Paul Turley is a passionate believer in the power of technology to transform organisations for the better by offering consumer grade employee experiences, world class customer service and enabling lower operational costs. With over 20 years in the software industry he has worked with many of the largest organisations in Ireland and internationally. “I love creating and working in high performing teams who drive each other to deliver outcomes for our customers and partners and developing long lasting relationships that are based on trust, mutual value and always striving to deliver what you say,” he says. Since September 2021, Turley has led the ServiceNow Enterprise business in Ireland.
How does health innovation surprise you?
Hands down, the speed at which innovation happened during and post Covid. The pandemic proved health organisations can move quickly when needed – and as a result, it’s introduced a wave of incredible new innovative solutions into the health sector. We have a massive people challenge in Ireland so I’m particularly enthusiastic about the focus on backoffice innovations and automation of workflow in that space to make the healthcare employee experience better.
I think getting the fundamentals right is important as it creates a springboard for further innovation and releases
money to fund this innovation through cost efficiencies. The NHS Blood and Transplant is just one example of this in action and sets the tone for future digital transformation. They brought all their services together onto the ServiceNow platform and built a more seamless, user focussed experience for their employees. Now, all 5,500 employees use the same portal and follow the same processes. Doing so eliminated bottlenecks and sped up patient care, enhancing the experience on both the back-end and customer-facing sides.
What tech has made the greatest impact?
It’s difficult to pinpoint a single piece of health tech as it’s such a rapidly developing space. Having said that, there’s no underestimating the impact of wearable technology, from smart watches to health trackers. These devices unlock a whole new world of data that can then be used to improve the patient experience, identify problems faster, and make administering often lifesaving treatments easier.
Who is impressing you right now?
Three fantastic organisations immediately come to mind – the Southern and Eastern Norway Regional Health Authority, NHS Scotland and NSW Australia. The Southern and Eastern Norway Regional Health Authority covers nearly three million people, so not too dissimilar to Ireland. To improve services and enhance their quality of care, they’re currently working towards setting up a number of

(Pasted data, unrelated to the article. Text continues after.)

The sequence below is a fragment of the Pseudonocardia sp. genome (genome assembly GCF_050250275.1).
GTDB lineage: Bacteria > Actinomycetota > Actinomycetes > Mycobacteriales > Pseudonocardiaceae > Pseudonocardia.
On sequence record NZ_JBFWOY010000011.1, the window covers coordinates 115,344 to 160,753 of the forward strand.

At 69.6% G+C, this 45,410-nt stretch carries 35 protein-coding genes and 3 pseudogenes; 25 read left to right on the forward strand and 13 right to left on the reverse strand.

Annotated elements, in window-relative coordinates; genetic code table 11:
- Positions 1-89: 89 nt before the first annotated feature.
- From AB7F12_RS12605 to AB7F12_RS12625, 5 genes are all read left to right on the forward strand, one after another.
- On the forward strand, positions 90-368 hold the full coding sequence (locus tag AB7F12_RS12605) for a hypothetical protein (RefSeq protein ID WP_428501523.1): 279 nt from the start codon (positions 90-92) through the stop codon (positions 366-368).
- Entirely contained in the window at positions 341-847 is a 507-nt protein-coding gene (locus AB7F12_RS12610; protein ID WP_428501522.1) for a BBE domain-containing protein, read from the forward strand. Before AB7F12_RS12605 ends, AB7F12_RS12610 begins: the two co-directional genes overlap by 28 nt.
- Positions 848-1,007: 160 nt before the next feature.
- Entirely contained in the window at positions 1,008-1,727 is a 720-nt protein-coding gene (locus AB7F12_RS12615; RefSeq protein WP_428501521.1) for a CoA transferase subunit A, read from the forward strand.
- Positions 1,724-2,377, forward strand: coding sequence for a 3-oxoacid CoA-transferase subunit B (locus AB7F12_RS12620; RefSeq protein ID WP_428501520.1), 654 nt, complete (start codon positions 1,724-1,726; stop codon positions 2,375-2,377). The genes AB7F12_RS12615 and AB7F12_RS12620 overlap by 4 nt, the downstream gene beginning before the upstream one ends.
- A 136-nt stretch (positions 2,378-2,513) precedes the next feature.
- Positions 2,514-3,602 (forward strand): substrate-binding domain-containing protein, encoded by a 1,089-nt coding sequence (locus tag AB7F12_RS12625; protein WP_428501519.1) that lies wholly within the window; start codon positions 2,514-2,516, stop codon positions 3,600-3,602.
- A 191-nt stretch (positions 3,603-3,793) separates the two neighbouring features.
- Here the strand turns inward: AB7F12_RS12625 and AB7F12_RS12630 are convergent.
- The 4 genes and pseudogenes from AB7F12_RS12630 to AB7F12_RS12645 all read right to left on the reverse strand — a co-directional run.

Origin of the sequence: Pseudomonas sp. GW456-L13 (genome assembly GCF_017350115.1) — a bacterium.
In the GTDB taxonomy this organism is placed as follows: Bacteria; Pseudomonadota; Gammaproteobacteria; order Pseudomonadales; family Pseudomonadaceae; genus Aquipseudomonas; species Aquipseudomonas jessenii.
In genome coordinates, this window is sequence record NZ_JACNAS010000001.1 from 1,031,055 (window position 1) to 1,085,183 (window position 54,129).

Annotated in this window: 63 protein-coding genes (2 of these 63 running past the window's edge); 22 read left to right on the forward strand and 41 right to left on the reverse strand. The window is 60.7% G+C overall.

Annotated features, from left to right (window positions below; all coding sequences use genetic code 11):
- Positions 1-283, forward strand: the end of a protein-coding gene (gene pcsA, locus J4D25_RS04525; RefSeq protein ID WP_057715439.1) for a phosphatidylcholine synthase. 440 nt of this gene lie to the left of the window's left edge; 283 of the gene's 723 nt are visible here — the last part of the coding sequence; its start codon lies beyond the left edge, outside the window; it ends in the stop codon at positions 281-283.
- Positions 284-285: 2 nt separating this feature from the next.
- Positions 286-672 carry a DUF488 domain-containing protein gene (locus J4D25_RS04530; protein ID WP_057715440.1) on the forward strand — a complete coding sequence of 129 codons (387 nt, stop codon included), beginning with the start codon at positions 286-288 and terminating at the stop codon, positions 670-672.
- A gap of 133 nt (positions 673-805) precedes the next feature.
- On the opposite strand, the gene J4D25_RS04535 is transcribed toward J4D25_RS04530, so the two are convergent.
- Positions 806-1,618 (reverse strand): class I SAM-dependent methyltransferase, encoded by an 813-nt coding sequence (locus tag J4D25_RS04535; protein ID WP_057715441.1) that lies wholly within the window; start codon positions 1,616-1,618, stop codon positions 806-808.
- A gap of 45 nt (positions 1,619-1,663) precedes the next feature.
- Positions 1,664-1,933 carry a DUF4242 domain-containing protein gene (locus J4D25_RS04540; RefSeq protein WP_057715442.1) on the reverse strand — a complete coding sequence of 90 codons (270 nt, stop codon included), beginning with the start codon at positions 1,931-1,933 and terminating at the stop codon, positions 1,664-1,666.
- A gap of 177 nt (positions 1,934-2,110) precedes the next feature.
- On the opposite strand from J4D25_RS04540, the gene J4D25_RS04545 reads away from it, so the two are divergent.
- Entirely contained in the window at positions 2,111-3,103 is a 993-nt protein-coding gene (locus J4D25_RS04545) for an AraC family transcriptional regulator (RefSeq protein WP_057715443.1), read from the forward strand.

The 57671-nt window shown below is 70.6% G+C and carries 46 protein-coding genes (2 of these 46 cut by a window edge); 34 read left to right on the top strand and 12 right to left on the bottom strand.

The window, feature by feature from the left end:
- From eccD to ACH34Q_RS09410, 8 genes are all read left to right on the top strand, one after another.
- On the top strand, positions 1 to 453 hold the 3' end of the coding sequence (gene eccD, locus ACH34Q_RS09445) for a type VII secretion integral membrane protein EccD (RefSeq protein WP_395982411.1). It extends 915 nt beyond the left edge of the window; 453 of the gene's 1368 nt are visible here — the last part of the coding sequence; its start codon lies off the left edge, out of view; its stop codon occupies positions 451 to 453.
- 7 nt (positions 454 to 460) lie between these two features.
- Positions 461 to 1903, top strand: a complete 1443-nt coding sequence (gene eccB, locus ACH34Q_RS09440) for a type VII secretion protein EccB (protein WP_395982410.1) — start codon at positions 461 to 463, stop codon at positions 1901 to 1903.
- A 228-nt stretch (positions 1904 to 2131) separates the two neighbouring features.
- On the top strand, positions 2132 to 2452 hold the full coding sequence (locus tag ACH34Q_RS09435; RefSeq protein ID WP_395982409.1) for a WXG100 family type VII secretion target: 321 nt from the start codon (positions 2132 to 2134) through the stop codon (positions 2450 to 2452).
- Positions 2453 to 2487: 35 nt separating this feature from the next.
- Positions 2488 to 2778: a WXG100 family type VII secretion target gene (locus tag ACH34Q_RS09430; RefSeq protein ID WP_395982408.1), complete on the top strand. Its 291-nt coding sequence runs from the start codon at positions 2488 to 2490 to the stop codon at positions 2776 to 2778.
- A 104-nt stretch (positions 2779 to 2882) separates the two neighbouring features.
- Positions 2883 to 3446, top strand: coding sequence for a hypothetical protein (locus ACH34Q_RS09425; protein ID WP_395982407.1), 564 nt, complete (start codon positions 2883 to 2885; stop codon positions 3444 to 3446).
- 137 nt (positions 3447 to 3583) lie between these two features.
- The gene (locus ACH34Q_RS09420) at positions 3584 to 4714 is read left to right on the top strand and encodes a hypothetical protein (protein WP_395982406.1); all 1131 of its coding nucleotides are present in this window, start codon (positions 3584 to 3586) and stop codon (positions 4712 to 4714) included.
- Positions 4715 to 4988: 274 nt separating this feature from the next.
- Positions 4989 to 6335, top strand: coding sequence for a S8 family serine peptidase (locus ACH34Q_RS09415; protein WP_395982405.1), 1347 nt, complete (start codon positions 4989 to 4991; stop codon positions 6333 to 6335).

exciting new solutions. These new solutions, whether a new health systems process platform or a surgical cockpit platform, aim to improve productivity, reduce waste caused by cancelled operations, and improve overall patient and employee experiences.
And they’re making all that happen through platforms that use predictive intelligence, machine learning, and AI tools to help promote innovation and streamline processes in their everyday work. As for NHS Scotland and NSW Australia, they’re two of the many healthcare providers that showed incredible spirit and strength during the pandemic. NSW Australia, in particular, has also set up a regional Patient Reported Outcomes Measures Platform. Doing so allows them to capture responses from their patients and address critical issues without delay.
What transformations are yet to be explored?
I’m sure many will agree, but in healthcare, currency is time – not money. The more time you free up,
the more value you create. In that respect, we’re right at the tip of the iceberg with technologies and the benefits they will bring.
Consider the potential that automation, AI and machine learning will uncover.
Removing the repetitive and mundane tasks plaguing healthcare workers will give them more time to do their jobs well and help them focus on what matters most – their patients.
Fast forward five years >>>
Progress within the industry happens so fast, there’s no way of saying exactly where we could be in five years’
time. But, I’d say technology that improves the way we work together will make huge waves in the industry and revolutionise how patients are treated. Bringing together multiple, disconnected systems and creating a unified experience throughout every part of the healthcare system makes life so much easier for healthcare employees, which in turn breaks down silos and improves patient care.
It’s a win-win solution for everyone involved … and there’s no limit to how far we can push this. But there are challenges to overcome. Data is everywhere, whether that be data across different care providers or coming from wearable devices. But the problem currently is that all of this data doesn’t come together anywhere.
Patients will demand access to this data so that they and their healthcare providers can make better, more predictive and preventative decisions in the future. Ultimately, the patient owns their own data, so having it stored in silos across different practitioners will no longer be acceptable. We are seeing a rapid transformation across the healthcare sector, largely because everything is becoming more connected. Healthcare employees and patients will demand consumer-like experiences and frictionless care across departments as patient information becomes more easily accessible to those who need it at the right time.